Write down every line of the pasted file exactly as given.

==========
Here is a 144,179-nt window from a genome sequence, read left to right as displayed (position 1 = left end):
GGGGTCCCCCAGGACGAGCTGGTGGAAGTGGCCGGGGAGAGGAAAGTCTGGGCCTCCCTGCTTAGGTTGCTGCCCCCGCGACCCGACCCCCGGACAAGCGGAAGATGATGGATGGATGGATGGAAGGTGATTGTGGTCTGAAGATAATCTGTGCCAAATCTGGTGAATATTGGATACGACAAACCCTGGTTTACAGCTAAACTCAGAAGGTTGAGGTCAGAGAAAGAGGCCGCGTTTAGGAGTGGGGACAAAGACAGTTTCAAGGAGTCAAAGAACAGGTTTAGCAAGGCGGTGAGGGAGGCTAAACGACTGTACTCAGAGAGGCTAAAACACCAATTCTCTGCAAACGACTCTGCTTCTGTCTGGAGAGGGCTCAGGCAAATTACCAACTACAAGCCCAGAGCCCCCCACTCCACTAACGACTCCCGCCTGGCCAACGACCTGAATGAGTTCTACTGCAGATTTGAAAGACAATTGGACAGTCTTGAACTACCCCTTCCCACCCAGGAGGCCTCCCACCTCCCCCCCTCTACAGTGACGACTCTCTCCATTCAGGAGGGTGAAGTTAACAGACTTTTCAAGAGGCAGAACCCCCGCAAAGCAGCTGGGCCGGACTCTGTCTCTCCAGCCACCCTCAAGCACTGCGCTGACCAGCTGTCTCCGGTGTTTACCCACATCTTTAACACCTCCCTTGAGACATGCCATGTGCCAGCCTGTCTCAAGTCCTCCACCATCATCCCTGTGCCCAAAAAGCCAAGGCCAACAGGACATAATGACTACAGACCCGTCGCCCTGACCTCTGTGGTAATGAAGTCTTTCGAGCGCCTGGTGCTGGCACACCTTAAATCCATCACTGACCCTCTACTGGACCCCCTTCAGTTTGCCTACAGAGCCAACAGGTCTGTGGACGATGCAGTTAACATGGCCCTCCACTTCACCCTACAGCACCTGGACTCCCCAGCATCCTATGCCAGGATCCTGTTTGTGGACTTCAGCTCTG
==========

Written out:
Here is a 144,179-nt window from a genome sequence, read left to right as displayed (position 1 = left end):
GGGGTCCCCCAGGACGAGCTGGTGGAAGTGGCCGGGGAGAGGAAAGTCTGGGCCTCCCTGCTTAGGTTGCTGCCCCCGCGACCCGACCCCCGGACAAGCGGAAGATGATGGATGGATGGATGGAAGGTGATTGTGGTCTGAAGATAATCTGTGCCAAATCTGGTGAATATTGGATACGACAAACCCTGGTTTACAGCTAAACTCAGAAGGTTGAGGTCAGAGAAAGAGGCCGCGTTTAGGAGTGGGGACAAAGACAGTTTCAAGGAGTCAAAGAACAGGTTTAGCAAGGCGGTGAGGGAGGCTAAACGACTGTACTCAGAGAGGCTAAAACACCAATTCTCTGCAAACGACTCTGCTTCTGTCTGGAGAGGGCTCAGGCAAATTACCAACTACAAGCCCAGAGCCCCCCACTCCACTAACGACTCCCGCCTGGCCAACGACCTGAATGAGTTCTACTGCAGATTTGAAAGACAATTGGACAGTCTTGAACTACCCCTTCCCACCCAGGAGGCCTCCCACCTCCCCCCCTCTACAGTGACGACTCTCTCCATTCAGGAGGGTGAAGTTAACAGACTTTTCAAGAGGCAGAACCCCCGCAAAGCAGCTGGGCCGGACTCTGTCTCTCCAGCCACCCTCAAGCACTGCGCTGACCAGCTGTCTCCGGTGTTTACCCACATCTTTAACACCTCCCTTGAGACATGCCATGTGCCAGCCTGTCTCAAGTCCTCCACCATCATCCCTGTGCCCAAAAAGCCAAGGCCAACAGGACATAATGACTACAGACCCGTCGCCCTGACCTCTGTGGTAATGAAGTCTTTCGAGCGCCTGGTGCTGGCACACCTTAAATCCATCACTGACCCTCTACTGGACCCCCTTCAGTTTGCCTACAGAGCCAACAGGTCTGTGGACGATGCAGTTAACATGGCCCTCCACTTCACCCTACAGCACCTGGACTCCCCAGCATCCTATGCCAGGATCCTGTTTGTGGACTTCAGCTCTG